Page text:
Olympian Pitchford bids for Rio team glory after singles exit

Olympian Liam Pitchford says he is determined to focus on the team event after his brave bid for individual table tennis glory bit the dust in Rio.

Monday, 8th August 2016, 10:27 am
Updated Thursday, 25th August 2016, 8:37 pm
LIAM PITCHFORD -- "I tried everything, and it was a great atmosphere, but it just wasnt to be", said the Chesterfield table-tennis star after he was eliminated from the mens table tennis singles tournament by the number nine seed at the Olympic Games in Rio.
LIAM PITCHFORD -- "I tried everything, and it was a great atmosphere, but it just wasnt to be", said the Chesterfield table-tennis star after he was eliminated from the mens table tennis singles tournament by the number nine seed at the Olympic Games in Rio.

The 23-year-old from Chesterfield won through to the third round (last 16) of the men’s singles competition after a terrific victory over Zokhid Kenjaev, of Uzbekistan.

But then he bumped into the number nine seed, South Korea’s Jung Young-sik, who defeated him 4-1 (11-6, 8-11, 13-11, 11-5, 11-5).

All is not lost for Pitchford, though, because his attentions now turn to the table tennis team event, which begins on Friday with a match for Team GB against France.

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“I tried everything against Young-sik, but he just had all the answers,” reflected Pitchford. “I would have liked to have beaten him and had a shot at the woprld number one in the next round. But it just wasn’t to be. Hopefully, it will go my way next time.”

Pitchford also lost 4-1 to Young-sik earlier this year, but it was a close contest, so he had every hope of exacting revenge, with the pressure very much on hos opponent, given that he was the clear favoueite.

The Chesterfield star started well enough and not only took the second game but also had set point in the third. But he just couldn’t get his nose in front, and the South Korean bossed the fourth and fifth games.

“I think I probably surprised him a bit because it was his first match of the tournament,” said Pitchford, who is ranked number 48 in the world. “I had chances, and if I had taken that set point, things might have been different.

“However, it was a great atmosphere, and I had a few people on my side, which was nice. The plan now is to focus on the team event against France and, hopefully, that will go our way.”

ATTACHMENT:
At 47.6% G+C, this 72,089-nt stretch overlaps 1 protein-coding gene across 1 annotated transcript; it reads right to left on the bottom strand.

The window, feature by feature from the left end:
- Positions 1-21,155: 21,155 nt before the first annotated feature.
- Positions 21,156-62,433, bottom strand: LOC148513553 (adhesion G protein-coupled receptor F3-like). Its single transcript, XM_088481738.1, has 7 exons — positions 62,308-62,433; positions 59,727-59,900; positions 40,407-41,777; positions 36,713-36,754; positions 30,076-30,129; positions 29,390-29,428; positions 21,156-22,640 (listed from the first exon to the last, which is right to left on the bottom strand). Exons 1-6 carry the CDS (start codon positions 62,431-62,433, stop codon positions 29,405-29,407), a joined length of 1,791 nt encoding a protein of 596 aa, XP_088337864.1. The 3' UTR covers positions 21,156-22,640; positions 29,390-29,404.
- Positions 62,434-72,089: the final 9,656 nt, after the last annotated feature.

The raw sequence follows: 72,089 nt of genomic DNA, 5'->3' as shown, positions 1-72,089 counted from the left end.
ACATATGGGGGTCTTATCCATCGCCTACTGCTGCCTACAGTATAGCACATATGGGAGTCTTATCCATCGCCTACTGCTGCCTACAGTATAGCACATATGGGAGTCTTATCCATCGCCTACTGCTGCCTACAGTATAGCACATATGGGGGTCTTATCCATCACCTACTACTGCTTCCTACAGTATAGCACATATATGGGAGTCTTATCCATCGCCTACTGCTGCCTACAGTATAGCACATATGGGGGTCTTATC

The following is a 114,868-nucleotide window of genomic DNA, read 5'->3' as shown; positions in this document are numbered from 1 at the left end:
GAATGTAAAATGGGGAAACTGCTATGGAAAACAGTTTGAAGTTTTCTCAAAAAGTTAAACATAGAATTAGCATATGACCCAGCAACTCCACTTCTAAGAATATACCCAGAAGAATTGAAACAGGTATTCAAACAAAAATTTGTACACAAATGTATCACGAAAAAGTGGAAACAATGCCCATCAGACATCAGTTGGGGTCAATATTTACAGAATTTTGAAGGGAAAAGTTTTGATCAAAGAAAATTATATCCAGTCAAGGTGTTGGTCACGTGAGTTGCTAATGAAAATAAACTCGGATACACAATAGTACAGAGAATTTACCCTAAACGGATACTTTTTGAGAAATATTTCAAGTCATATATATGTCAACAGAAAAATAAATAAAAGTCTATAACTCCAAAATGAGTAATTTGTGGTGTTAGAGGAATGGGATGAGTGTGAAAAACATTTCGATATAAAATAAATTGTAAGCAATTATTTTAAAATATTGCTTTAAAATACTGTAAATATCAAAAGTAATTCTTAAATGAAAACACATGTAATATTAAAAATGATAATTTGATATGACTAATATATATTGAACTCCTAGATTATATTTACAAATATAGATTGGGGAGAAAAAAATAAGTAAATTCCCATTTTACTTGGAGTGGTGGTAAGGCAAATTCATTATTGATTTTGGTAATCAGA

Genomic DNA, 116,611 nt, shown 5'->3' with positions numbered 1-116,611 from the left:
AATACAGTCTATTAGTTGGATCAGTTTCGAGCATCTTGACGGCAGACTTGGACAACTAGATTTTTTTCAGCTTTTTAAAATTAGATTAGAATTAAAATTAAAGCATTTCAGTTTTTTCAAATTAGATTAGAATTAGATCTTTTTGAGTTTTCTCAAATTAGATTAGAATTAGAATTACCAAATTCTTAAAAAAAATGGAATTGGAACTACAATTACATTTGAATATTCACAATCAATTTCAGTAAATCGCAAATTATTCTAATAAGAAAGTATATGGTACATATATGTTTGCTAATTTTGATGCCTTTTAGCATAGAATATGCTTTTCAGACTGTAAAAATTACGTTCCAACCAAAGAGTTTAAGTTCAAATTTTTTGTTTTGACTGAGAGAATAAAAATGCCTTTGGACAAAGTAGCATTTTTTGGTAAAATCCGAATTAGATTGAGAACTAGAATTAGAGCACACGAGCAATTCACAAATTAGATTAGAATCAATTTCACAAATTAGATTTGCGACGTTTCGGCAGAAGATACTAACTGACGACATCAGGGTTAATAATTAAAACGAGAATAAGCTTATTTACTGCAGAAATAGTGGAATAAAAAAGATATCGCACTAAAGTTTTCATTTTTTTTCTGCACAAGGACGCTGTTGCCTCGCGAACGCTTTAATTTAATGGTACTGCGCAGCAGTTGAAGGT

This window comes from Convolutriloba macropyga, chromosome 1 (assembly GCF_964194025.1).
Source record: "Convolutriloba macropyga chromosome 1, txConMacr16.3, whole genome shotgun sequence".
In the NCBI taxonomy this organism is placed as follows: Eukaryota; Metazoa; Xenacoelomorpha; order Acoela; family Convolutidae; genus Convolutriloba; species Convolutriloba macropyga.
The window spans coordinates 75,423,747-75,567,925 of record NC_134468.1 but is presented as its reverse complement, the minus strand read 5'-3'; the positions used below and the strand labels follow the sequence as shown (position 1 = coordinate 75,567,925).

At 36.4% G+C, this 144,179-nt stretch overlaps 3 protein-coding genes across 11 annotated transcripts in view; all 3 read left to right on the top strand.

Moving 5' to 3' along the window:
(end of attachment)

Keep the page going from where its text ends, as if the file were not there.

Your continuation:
Pitchford, who has been playing table tennis since the age of eight and won three medals at the 2014 Commonwealth Games, is relishing his second crack at the Olympics.

“At London 2012, I was there for the experience and not really ready to compete with the big guys,” he said. “But it has been a long four years and I have improved a hell of a lot since then, so I’ve come to Rio with a lot of confidence.”

That confidence showed in his win against Kenjaev, whom he hammered 4-1 (11-3, 12-10, 8-11, 11-7, 11-4) after a bye in the opening round. Pitchford said: “It had been a long wait to play that first match, so I was happy to get out there and get the win.

“I didn’t really know much about him before we played, so I prepared by watching videos of him to gauge his style of play.

“He surprised me a bit and played really well, so I had to step it up after losing the third game to secure the victory. I was a bit nervous early on, but after the first few points, I settled down and I was really focused on my game.”

Pitchford first made his mark on British table tennis as a youngster when taking the national singles title at various age levels. At senior level, he won the Home Countries Championships in 2009 and, a year later, he won two medals at his first Commonwealth Games.

Last year, he was crowned the British men’s singles national champion and also reached the last 32 of the World Championships, knocking out two-time World Cup runner-up Kalinikos Kreanga and world number 20 Tiago Apolonia. In March this year, he was part of the England team that took bronze medals at the World Team Championships in Malaysia.